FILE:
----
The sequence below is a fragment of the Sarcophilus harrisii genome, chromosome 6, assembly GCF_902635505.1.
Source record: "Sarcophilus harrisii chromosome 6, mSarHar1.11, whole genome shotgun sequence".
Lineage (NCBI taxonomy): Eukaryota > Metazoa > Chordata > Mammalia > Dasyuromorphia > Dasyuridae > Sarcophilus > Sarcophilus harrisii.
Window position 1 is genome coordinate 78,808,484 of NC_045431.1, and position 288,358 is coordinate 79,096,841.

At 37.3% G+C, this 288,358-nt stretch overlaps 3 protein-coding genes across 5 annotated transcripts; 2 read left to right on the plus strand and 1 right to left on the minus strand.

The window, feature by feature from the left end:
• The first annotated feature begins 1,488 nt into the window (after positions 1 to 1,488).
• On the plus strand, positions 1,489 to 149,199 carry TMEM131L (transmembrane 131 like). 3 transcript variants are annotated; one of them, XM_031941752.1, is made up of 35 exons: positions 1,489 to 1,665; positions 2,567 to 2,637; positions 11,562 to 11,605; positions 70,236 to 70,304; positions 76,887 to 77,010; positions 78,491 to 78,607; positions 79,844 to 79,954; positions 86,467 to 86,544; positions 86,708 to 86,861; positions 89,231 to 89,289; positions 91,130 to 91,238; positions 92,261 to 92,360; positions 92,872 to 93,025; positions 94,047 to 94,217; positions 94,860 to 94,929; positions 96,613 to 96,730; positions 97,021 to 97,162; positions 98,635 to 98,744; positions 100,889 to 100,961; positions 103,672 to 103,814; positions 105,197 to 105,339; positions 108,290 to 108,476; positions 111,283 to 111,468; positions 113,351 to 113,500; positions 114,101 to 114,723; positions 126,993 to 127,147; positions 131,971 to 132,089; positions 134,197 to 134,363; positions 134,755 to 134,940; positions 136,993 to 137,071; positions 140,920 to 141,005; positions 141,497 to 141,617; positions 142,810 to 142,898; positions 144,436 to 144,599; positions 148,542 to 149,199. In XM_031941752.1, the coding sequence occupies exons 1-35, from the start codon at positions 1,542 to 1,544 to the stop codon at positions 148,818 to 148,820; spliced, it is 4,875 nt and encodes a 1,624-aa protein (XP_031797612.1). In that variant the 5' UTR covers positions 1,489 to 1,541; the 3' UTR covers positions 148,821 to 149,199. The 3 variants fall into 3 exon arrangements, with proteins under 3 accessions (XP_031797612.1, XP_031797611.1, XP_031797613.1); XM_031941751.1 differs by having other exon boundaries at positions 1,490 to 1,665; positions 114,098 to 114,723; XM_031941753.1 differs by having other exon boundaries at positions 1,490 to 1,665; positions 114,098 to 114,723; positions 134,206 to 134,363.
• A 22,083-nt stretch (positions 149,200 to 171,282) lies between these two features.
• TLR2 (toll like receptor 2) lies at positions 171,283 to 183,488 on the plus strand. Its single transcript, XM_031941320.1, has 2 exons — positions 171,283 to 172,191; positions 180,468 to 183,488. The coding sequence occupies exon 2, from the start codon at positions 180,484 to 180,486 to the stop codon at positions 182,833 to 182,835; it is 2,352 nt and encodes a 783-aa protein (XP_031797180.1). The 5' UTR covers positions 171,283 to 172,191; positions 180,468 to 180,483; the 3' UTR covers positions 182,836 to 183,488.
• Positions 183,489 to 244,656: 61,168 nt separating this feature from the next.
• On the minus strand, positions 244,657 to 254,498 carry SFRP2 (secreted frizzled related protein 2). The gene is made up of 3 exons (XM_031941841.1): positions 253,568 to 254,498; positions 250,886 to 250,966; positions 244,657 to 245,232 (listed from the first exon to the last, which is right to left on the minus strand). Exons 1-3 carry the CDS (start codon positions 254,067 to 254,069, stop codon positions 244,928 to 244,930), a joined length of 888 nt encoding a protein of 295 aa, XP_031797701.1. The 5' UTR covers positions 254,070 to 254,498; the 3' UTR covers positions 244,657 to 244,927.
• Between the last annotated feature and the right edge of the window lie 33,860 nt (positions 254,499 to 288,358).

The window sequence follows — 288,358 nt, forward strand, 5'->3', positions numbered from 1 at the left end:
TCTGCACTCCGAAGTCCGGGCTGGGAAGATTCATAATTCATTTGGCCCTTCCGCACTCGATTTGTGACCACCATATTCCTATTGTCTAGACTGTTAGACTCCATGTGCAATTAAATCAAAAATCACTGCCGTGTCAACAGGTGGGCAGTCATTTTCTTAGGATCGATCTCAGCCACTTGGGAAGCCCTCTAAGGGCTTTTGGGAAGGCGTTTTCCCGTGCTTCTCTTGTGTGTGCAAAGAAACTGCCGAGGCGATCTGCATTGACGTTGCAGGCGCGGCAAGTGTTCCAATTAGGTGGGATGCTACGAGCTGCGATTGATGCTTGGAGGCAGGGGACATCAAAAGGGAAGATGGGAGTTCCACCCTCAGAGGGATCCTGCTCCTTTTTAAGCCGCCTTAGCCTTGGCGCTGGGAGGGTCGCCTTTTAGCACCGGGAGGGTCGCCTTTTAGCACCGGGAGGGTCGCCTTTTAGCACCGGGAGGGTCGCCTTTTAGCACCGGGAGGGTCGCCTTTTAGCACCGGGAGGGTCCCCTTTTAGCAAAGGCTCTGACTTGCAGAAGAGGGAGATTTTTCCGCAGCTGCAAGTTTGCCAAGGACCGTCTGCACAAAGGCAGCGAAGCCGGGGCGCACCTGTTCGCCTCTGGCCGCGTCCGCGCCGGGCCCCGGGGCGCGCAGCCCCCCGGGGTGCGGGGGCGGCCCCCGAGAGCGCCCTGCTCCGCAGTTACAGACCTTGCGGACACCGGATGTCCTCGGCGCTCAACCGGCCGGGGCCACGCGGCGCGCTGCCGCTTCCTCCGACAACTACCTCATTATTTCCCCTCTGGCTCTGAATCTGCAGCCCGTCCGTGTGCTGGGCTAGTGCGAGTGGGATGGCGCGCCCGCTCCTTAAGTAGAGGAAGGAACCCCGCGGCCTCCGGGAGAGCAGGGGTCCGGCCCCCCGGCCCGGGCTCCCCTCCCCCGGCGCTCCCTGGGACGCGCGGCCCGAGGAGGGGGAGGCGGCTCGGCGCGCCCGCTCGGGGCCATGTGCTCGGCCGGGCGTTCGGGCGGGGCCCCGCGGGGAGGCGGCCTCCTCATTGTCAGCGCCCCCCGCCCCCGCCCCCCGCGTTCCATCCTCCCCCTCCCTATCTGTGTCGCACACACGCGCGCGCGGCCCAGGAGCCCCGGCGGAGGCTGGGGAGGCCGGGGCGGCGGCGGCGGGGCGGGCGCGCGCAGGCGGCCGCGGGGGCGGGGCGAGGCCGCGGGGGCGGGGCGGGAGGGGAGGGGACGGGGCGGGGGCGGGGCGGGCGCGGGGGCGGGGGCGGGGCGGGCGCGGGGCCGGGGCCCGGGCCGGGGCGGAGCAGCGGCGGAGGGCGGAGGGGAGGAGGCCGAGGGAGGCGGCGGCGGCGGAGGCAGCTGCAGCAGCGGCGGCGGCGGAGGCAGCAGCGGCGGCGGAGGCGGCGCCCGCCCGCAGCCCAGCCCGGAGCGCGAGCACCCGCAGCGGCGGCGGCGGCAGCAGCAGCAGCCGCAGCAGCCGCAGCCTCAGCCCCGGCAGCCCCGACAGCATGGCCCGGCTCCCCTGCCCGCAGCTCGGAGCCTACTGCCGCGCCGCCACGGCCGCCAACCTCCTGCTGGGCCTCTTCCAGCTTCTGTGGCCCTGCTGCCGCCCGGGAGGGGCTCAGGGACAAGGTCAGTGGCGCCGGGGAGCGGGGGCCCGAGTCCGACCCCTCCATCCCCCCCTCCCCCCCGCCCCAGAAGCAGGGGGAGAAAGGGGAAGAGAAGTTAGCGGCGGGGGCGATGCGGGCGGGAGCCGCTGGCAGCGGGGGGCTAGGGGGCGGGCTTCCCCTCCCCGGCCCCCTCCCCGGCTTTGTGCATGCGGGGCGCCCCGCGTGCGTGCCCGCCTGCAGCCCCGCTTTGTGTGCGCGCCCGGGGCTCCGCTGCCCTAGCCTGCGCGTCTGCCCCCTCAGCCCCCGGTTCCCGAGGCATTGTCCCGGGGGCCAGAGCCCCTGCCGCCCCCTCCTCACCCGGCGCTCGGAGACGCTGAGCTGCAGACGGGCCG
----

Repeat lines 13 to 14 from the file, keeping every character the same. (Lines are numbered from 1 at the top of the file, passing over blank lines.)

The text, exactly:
• Between the last annotated feature and the right edge of the window lie 33,860 nt (positions 254,499 to 288,358).

The window sequence follows — 288,358 nt, forward strand, 5'->3', positions numbered from 1 at the left end: